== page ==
In this 2012 interview, fruit vendor Richard Calabrese speaks about his life at the West Side Market. He briefly describes how his grandmother started the business as an Italian immigrant, and how immigration influenced how the West Side Market operated and still operates today. Calabrese describes going to the market with his family at a young age, and how his family was spread all over Cleveland as vendors, before coming back together at the West Side Market. He tells stories of how the market…
Jeff Campbell is the owner of Campbell's Sweets Factory and began operating a stand at the West Side Market around 2000. In this interview he describes the business that he runs, some of his experiences at the market, and what the location means to the city of Cleveland. Of particular interest is his discussion of the meat vendors and the mentality that they share in regards to the Market.
In this 2012 interview, Gordon Fernengel talks about owning a beef and pork stand at the West Side Market. His grandfather owned two meat stores outside the market and then bought a stand in 1922. The stand was passed on to his father and then to him. He explains how his father taught him to pick out beef and butcher it. He also relates how the neighborhood and the customers have changed over time.
In this 2012 interview, Terry Frick describes her journey at the West Side Market. Beginning at the market in the 1970s, Frick found herself at the famous "pizza bagel" stand. She tells stories of her first beginnings, Ohio City, and briefly describes Whiskey Island, her favorite Cleveland spot. She ends with expressing what it means to her being apart of the tradition of the West Side Market.
Sopheap Heng is a Cambodian-American who operates the only Asian food stand at the West Side Market. In this interview she describes several aspects of her personal life, her work experience at the Market, and the community of vendors that operate stands within its confines.
In this 2012 interview, Denise Kahwegi talks about the bakery stand, Cake Royale, owned by herself and her husband. She talks about how they got their business started and how they came to the West Side Market from Texas. She discusses what she loves about the market. She explains how their business works, and how the market has played a role in that, She shares memories about their first day at the market and the tenacity of customers there. She hopes her sons will continue the business.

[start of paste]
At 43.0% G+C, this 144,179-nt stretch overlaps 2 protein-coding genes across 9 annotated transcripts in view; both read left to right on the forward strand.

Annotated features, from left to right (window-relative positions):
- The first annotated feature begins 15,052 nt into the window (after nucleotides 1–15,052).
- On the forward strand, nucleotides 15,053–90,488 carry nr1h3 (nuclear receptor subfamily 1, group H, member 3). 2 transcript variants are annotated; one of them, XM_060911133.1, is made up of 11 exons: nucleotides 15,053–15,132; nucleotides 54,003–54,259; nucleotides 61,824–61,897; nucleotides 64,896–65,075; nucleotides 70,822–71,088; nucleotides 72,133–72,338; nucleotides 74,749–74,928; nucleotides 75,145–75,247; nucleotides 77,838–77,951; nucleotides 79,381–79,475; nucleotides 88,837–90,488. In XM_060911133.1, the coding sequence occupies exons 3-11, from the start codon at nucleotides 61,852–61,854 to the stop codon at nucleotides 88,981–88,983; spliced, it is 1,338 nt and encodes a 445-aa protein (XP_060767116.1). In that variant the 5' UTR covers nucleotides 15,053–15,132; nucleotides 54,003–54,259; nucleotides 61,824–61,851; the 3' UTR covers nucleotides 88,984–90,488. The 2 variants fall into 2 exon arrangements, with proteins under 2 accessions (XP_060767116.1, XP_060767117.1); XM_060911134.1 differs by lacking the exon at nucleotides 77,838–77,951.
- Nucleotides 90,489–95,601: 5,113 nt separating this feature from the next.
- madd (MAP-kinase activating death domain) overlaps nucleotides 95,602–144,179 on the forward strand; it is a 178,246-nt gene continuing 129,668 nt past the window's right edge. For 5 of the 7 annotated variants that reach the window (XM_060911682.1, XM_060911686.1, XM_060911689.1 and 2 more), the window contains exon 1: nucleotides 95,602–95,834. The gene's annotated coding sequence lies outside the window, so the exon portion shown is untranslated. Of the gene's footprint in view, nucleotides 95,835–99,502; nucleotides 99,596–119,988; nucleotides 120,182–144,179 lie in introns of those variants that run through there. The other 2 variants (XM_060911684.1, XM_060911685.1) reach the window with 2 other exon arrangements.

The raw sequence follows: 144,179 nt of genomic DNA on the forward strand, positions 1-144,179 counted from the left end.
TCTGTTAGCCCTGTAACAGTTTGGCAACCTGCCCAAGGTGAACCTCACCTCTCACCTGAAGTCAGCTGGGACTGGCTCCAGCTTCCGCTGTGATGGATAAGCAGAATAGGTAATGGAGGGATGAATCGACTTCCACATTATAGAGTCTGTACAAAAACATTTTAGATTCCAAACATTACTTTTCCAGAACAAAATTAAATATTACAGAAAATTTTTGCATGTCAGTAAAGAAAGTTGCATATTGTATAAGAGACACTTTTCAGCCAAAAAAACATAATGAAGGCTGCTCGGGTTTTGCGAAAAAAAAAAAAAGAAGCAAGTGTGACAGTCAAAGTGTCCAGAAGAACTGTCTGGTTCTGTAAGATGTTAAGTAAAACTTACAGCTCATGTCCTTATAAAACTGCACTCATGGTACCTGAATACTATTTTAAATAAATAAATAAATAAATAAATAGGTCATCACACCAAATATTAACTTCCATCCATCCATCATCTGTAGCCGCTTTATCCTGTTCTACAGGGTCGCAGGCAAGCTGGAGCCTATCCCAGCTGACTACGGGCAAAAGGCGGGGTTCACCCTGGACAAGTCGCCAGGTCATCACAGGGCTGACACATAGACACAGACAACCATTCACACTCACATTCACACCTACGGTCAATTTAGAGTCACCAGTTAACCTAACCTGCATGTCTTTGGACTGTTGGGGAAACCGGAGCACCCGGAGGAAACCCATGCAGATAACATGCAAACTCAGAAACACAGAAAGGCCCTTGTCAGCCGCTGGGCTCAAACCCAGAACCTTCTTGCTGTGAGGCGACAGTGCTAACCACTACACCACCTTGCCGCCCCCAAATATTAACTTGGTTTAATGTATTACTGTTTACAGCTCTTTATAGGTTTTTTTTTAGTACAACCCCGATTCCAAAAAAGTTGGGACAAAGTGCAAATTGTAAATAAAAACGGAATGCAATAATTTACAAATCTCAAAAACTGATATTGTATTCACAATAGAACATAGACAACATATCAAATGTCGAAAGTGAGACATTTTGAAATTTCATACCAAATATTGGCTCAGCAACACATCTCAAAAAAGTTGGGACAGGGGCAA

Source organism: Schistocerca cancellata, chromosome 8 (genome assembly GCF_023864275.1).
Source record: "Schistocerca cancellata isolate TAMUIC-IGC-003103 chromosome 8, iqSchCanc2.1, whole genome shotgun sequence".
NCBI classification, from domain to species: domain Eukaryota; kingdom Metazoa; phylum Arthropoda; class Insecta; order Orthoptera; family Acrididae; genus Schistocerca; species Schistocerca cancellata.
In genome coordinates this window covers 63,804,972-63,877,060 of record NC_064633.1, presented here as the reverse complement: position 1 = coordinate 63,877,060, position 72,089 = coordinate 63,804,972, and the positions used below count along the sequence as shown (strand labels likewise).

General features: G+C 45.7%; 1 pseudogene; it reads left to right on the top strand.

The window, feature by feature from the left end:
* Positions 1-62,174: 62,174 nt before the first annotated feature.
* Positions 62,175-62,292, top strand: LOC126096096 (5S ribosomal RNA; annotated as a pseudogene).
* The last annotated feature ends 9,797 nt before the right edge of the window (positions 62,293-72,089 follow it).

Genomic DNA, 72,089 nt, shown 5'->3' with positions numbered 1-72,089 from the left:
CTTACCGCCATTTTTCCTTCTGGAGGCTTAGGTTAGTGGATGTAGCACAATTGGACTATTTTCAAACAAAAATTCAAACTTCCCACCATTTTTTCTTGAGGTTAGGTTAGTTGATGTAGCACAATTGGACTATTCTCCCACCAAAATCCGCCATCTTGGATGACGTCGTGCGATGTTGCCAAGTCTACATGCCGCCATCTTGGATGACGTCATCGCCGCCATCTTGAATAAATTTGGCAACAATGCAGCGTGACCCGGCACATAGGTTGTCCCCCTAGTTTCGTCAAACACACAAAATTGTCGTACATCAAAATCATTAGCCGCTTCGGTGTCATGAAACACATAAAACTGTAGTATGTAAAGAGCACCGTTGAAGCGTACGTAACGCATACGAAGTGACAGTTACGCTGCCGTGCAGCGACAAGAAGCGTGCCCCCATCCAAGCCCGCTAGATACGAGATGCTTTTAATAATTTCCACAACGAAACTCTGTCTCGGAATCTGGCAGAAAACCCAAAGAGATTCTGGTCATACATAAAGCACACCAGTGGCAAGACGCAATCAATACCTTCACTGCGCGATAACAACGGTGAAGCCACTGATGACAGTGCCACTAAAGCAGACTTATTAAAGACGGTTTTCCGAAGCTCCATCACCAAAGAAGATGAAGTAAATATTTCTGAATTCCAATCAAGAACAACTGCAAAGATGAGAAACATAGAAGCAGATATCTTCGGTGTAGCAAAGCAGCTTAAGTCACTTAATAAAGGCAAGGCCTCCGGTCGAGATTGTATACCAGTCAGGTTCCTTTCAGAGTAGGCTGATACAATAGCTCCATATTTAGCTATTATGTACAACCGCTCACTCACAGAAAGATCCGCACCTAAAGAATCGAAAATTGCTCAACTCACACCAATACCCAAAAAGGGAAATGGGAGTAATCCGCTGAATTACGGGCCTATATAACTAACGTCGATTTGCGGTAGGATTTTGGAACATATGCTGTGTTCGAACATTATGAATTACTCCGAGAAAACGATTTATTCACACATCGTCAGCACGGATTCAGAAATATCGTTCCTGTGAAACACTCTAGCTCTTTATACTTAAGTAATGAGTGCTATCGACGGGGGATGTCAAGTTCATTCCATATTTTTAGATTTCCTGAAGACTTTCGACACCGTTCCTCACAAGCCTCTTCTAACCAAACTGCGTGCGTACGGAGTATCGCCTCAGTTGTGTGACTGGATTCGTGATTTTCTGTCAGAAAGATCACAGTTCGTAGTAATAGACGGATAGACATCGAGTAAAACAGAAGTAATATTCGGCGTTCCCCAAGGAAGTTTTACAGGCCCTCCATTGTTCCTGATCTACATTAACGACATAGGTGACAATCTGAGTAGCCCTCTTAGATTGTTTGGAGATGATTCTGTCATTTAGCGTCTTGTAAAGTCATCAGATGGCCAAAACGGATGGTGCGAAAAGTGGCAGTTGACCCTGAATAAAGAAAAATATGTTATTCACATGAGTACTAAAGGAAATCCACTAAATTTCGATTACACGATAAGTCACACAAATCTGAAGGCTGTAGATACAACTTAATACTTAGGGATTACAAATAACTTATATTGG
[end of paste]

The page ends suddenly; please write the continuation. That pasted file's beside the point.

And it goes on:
Judy Khoury is of Middle Eastern decent and operates a stand that sells traditional Middle Eastern cuisine. Khoury has operated a stand at the West Side Market since 1999 and in this interview she describes how she became a vendor at the market along with detailing what it has been like running one of the first "prepared food" stands to open at the market.
Tony Pinzone's family came to the United States from Italy around 1910 and has been operating stands there since at least the 1920s. He has worked at the Market since he was a teenager and in this interview describes some of the experiences that he has had at the Market, what his opinions about the current state of the Market and surrounding Ohio City neighborhood along with what he feels the future holds for both.
Larry Vistein in this 2012 interview talks about his experience at the West Side Market owning a beef stand. He worked under his father growing up as a cooler boy, and now owns the business. He talks about the changes both in the West Side Market and in the surrounding neighborhood. He also talks about how his business works: where he gets his meats, butchering, and selling.
Theresa White, in this 2012 interview, relates her experiences at the market from growing up as a customer to becoming a stand owner. She came with her grandmother as a child, then worked at the market in her teens for several stands. She worked as a butcher for Rolston Poultry, then went on to have her own poultry stand. From there she began her own bakery business, which she continues to operate to the present day.